ACKNOWLEDGEMENTS

Morris Animal Foundation and the American Miniature Horse Association provided funds for this research.
 

Mona

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Thank you so much John for all your hard work to get this done for the Miniature Horse community! I for one will be sooooo VERY happy to finally have a test available to us breeders. I hope you will post back here with updates when you can. Thanks again!
 

rabbitsfizz

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John this is truly wonderful news and I look forward to the day when I can test every animal I own!!
 

kaykay

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This is awesome news!

I have always wondered though once there is a test what will breeders do with ones that test as a carrier?? What if the number of carriers is huge??

If you test your horse and it is a carrier is it going to be taken out of the breeding pool?? It could be a huge number.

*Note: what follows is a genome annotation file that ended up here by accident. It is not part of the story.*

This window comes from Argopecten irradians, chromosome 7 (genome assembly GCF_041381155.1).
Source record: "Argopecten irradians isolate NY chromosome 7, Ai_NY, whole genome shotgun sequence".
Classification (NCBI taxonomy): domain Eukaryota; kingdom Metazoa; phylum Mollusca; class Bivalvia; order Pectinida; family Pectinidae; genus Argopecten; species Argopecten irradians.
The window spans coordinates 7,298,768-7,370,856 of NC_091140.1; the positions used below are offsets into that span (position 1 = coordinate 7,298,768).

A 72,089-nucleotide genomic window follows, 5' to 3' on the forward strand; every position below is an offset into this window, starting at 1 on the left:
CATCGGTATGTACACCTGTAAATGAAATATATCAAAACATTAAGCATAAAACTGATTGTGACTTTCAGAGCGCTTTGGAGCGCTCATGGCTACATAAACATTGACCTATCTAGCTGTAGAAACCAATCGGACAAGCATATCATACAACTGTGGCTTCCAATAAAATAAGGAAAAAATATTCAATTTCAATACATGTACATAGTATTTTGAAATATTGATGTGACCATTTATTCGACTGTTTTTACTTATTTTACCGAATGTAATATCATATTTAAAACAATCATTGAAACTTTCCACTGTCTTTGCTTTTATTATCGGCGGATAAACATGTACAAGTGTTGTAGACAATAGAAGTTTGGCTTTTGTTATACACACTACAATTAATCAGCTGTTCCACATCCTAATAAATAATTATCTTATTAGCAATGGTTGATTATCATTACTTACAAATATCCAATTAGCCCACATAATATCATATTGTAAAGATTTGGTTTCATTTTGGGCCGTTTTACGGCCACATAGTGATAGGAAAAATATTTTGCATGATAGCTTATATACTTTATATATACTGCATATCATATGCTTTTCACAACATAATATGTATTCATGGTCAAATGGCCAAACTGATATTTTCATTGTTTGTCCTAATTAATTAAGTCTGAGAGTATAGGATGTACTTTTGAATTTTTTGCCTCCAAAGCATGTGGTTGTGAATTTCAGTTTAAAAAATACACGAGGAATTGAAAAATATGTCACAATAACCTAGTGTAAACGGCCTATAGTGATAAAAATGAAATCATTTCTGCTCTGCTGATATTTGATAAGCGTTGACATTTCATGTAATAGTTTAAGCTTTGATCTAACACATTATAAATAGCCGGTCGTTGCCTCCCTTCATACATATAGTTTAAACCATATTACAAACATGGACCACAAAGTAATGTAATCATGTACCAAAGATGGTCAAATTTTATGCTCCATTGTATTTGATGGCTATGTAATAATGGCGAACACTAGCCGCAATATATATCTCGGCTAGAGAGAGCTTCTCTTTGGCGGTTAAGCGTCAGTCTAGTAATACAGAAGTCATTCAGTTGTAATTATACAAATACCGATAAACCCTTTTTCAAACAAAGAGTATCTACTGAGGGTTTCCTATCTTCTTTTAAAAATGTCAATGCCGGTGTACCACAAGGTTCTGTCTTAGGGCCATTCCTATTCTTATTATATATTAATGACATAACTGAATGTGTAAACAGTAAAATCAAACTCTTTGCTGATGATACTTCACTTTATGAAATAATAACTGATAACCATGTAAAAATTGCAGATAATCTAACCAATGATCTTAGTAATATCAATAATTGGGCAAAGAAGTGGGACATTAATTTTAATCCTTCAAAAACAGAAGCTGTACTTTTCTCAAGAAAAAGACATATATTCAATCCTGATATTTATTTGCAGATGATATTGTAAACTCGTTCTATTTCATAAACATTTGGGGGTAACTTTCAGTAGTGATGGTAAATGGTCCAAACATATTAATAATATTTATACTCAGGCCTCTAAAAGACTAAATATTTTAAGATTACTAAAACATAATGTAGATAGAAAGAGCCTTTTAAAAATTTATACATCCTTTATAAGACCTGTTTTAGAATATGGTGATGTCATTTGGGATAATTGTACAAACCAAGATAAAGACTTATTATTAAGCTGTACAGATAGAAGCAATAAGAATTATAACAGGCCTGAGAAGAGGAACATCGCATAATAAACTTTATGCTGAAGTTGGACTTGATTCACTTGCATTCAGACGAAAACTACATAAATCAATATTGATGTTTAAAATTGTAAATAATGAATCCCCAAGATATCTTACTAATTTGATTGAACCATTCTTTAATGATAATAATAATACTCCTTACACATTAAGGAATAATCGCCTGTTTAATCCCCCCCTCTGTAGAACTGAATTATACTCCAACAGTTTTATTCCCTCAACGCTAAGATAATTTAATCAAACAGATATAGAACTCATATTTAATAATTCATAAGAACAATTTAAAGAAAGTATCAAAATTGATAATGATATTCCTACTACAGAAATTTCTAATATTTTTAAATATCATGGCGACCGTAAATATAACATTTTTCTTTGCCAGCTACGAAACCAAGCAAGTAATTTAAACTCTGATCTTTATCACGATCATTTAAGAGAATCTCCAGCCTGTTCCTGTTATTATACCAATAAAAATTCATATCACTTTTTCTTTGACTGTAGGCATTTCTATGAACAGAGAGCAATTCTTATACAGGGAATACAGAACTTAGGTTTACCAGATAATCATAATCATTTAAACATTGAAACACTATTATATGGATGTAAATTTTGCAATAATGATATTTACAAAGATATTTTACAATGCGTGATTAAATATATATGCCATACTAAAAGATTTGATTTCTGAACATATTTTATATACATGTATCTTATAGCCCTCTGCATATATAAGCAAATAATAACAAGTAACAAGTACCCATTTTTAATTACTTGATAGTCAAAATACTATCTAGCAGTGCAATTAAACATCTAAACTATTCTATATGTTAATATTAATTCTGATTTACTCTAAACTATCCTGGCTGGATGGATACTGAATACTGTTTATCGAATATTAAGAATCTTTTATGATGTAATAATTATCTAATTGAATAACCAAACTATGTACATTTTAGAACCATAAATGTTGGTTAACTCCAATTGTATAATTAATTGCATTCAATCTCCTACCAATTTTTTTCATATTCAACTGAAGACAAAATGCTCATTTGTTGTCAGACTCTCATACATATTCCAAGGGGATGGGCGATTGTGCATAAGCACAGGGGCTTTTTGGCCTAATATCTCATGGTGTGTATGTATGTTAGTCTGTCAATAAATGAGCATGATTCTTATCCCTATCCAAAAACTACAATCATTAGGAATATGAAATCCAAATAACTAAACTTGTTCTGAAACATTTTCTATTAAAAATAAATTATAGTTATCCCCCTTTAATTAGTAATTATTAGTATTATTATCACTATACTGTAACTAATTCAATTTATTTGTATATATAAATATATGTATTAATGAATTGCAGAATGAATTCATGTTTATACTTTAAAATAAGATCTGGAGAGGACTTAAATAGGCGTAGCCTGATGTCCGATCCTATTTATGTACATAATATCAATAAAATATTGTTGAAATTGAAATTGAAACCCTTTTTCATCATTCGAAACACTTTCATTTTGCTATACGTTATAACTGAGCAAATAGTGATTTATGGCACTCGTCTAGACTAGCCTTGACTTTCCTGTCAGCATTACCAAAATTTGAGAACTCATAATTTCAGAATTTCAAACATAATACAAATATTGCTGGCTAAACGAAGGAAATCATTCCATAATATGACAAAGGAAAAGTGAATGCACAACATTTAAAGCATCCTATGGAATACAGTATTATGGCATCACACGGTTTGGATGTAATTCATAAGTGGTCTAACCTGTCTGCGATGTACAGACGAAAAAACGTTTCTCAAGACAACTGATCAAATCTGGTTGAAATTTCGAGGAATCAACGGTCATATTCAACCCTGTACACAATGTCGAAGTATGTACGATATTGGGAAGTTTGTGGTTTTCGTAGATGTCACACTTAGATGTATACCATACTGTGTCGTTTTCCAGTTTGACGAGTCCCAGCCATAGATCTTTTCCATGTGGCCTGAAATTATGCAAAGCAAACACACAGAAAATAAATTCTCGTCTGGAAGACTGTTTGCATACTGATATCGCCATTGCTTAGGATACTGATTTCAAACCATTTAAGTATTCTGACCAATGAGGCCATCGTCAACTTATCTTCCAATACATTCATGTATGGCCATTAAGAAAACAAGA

I also wonder what the registries stand point will be. Will it be noted on the horses papers or ??

Please dont take me wrong I am thrilled that it is finally being done, but I do wonder what the repercussions will be.
 
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JMS Miniatures

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This is awesome news!
I have always wondered though once there is a test what will breeders do with ones that test as a carrier?? What if the number of carriers is huge??

If you test your horse and it is a carrier is it going to be taken out of the breeding pool?? It could be a huge number.

I also wonder what the registries stand point will be. Will it be noted on the horses papers or ??

Please dont take me wrong I am thrilled that it is finally being done, but I do wonder what the repercussions will be.